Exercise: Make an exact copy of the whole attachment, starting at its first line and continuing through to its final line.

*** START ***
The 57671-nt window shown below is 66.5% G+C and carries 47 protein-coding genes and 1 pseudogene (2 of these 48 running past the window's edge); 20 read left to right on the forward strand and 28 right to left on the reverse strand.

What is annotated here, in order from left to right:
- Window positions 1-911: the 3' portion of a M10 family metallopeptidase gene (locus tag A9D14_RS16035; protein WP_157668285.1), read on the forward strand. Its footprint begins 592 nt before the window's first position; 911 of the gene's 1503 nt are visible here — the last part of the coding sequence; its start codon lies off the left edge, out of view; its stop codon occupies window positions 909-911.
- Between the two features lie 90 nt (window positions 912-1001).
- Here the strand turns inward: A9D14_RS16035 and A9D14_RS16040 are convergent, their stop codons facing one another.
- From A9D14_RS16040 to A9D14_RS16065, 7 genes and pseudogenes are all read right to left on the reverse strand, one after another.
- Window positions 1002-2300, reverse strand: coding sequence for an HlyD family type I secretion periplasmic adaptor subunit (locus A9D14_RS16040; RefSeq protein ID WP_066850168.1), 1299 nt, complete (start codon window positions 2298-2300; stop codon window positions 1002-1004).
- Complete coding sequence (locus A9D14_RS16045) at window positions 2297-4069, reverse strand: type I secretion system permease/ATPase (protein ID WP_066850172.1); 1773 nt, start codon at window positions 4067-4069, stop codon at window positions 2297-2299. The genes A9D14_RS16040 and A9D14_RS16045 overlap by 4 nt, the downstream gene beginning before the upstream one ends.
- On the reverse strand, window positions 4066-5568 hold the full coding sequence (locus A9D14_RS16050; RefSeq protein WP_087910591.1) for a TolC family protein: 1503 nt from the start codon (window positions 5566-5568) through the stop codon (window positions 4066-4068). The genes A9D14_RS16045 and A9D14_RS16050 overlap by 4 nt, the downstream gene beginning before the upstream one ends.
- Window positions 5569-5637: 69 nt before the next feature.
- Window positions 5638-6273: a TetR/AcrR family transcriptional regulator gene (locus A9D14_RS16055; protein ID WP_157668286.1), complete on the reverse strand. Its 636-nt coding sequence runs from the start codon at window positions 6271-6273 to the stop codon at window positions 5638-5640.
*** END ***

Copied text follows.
The 57671-nt window shown below is 66.5% G+C and carries 47 protein-coding genes and 1 pseudogene (2 of these 48 running past the window's edge); 20 read left to right on the forward strand and 28 right to left on the reverse strand.

What is annotated here, in order from left to right:
- Window positions 1-911: the 3' portion of a M10 family metallopeptidase gene (locus tag A9D14_RS16035; protein WP_157668285.1), read on the forward strand. Its footprint begins 592 nt before the window's first position; 911 of the gene's 1503 nt are visible here — the last part of the coding sequence; its start codon lies off the left edge, out of view; its stop codon occupies window positions 909-911.
- Between the two features lie 90 nt (window positions 912-1001).
- Here the strand turns inward: A9D14_RS16035 and A9D14_RS16040 are convergent, their stop codons facing one another.
- From A9D14_RS16040 to A9D14_RS16065, 7 genes and pseudogenes are all read right to left on the reverse strand, one after another.
- Window positions 1002-2300, reverse strand: coding sequence for an HlyD family type I secretion periplasmic adaptor subunit (locus A9D14_RS16040; RefSeq protein ID WP_066850168.1), 1299 nt, complete (start codon window positions 2298-2300; stop codon window positions 1002-1004).
- Complete coding sequence (locus A9D14_RS16045) at window positions 2297-4069, reverse strand: type I secretion system permease/ATPase (protein ID WP_066850172.1); 1773 nt, start codon at window positions 4067-4069, stop codon at window positions 2297-2299. The genes A9D14_RS16040 and A9D14_RS16045 overlap by 4 nt, the downstream gene beginning before the upstream one ends.
- On the reverse strand, window positions 4066-5568 hold the full coding sequence (locus A9D14_RS16050; RefSeq protein WP_087910591.1) for a TolC family protein: 1503 nt from the start codon (window positions 5566-5568) through the stop codon (window positions 4066-4068). The genes A9D14_RS16045 and A9D14_RS16050 overlap by 4 nt, the downstream gene beginning before the upstream one ends.
- Window positions 5569-5637: 69 nt before the next feature.
- Window positions 5638-6273: a TetR/AcrR family transcriptional regulator gene (locus A9D14_RS16055; protein ID WP_157668286.1), complete on the reverse strand. Its 636-nt coding sequence runs from the start codon at window positions 6271-6273 to the stop codon at window positions 5638-5640.